a conversation with Baker on Crossroads Film FestivalBy NIKKI ROWELL,
Crossroads Film Festival has brought a wide variety of films to the Jackson metro for 20 years. This year, the festival will kick off on April 11. Michele Baker, festival coordinator, spoke with Sun reporter Nikki Rowell all about Crossroads.
What is Crossroads?
“Crossroads Film Society was created 21 years ago, and the film festival is in its 20th year. The major thing we do is the film festival, but we also do Screen on the Green in partnership with the art museum. We do the screenings at the Eudora Welty house and garden. We do classes for lawyers and nurses that are film-related. We do all sorts of things. The biggest thing that we do is the annual festival.”
How did the film festival get started?
“The film festival got started by a group of Southern Miss film school grads, along with some other movie lovers in Jackson. They actually started doing screenings in 1998 before it was called Crossroads. We did the USM student film showcase at New Stage where a group of us who just graduated film school wanted to show off our student films. That did phenomenally well. And then we did another one called the Jackson Filmmakers Showcase, and then we did a third one at Hal and Mal’s called the Mississippi Filmmaker’s Showcase. Meanwhile, someone showing independent films at New Stage and another filmmaker was doing film reviews. Somehow we all got together. Some of us were putting our films in film festivals, so we were traveling all over the country, driving to different film festivals. Part of it, was us going to South by Southwest and seeing this amazing festival and thinking we need to have this in Jackson. That was part of the spark.”
How are films selected to be screened at Crossroads? How many are featured each year?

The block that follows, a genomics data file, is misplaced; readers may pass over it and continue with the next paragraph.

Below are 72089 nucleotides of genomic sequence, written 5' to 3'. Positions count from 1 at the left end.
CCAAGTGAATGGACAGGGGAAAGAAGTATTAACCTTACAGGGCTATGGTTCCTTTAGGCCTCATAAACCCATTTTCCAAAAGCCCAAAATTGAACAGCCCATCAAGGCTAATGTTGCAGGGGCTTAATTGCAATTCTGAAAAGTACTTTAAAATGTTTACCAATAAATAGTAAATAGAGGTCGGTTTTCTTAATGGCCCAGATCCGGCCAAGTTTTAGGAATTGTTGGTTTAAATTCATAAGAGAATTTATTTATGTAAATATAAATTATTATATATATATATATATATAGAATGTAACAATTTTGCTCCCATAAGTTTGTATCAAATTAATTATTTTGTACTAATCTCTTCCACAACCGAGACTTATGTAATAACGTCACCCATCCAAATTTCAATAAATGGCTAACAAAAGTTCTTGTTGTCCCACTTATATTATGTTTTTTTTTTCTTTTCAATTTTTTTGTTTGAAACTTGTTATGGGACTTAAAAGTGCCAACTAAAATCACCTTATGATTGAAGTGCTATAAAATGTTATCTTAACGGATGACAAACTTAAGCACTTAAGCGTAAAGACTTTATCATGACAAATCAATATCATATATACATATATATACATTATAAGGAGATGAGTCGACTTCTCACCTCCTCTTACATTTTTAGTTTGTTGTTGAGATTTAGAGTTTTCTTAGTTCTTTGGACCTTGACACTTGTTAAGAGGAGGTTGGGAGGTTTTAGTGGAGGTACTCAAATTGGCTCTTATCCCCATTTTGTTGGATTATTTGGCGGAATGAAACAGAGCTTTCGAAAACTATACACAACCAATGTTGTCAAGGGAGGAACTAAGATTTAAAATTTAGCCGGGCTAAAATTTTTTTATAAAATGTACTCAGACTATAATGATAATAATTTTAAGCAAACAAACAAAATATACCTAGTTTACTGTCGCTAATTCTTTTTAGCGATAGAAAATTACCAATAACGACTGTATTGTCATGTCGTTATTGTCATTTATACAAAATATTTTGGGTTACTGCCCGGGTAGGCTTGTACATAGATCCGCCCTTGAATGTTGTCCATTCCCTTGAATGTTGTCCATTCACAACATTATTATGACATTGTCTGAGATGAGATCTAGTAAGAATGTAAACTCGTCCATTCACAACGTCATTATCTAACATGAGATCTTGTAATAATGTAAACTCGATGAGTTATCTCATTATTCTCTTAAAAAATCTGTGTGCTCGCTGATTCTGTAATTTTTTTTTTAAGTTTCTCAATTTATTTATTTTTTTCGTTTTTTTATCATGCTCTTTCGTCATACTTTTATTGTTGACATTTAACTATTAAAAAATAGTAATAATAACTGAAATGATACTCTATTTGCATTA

“Hundreds are submitted. Three to five hundred are submitted. We use an online film service called Film Freeway. Films come in from all over the globe, and they are submitted online. We watch and rate them online. A group of volunteers watch and rate them online. Usually, we get between 300 and 600. This year, I think we had 400. Once we have watched them in that first pass, then we take the top-rated ones and we see which of these can we fit into a festival. Because we can’t show everything that we want to show because it’s just too much. Those films are between two minutes and two or longer hours. So, there’s a lot of work to watch and rate those films and figure out which of those we might want to show. Then, we pick what works together. So, there are things that we want to show, but there just wasn’t enough space for it. This year, we are showing 108 films.”
You said what fits together, so you have a theme for each year?
What is the theme for this year?
“It’s always some variation of ‘be a part of the story’ or ‘come be a part of the story’ or ‘everybody has a story,’ because Mississippians are storytellers. Film is another way that the story can be told. And it’s a very accessible way, because everybody goes to the movies. You probably don’t know a single person who has never been to the movies.”
“This is an easy way to get your story told. And if you do it well, we put it in Crossroads, and everyone can see it. These are films that you won’t see in other places, because it’s probably never going to happen that an eight-minute short from Starkville will get shown anywhere in Hollywood.”
When will the festival take place and where?
“April 11th through the 13th at Malco Grandview in Madison.”
Tell me about some of the filmmakers.
“We tend to gravitate toward women filmmakers and LGBTQ filmmakers and filmmakers of color. Diversity of the human story. And Mississippi filmmakers. Which is part of our mission too, to foster Mississippi filmmakers and storytelling.”
“Another group in that same kind of area is also young filmmakers, because we’re also trying to grow the next generation of Mississippi filmmakers. So, youth, female, LGBTQ, filmmakers of color. Groups that have been, in the past, perhaps less, given opportunities, we specifically target those groups.”
Are there any specific films that you guys are particularly excited about?
“One film is ‘Native Son.’ It’s an adaptation by a Mississippi author. Kind of a modern-day interpretation of that novel. So, we’re excited to get that. ‘Always in Season’ won at Sundance. It’s a documentary on modern day lynching. That’s why it’s called ‘Always in Season,’ because there is no deer season on people. People are always in season. We’re also showing ‘Coming to America.’ It’s the 25 or 30th anniversary of that film. Along with a workshop masterclass by the writer.”
How many people attend each year?
“Usually around 2,500 to 3,000. Around 3,200 is probably a good number.”
Where can you get tickets?
“Either online on our website, which is www.crossroadsfilmfestival.com. Or, you can buy tickets at Malco on the weekend of the festival. We have a box office.”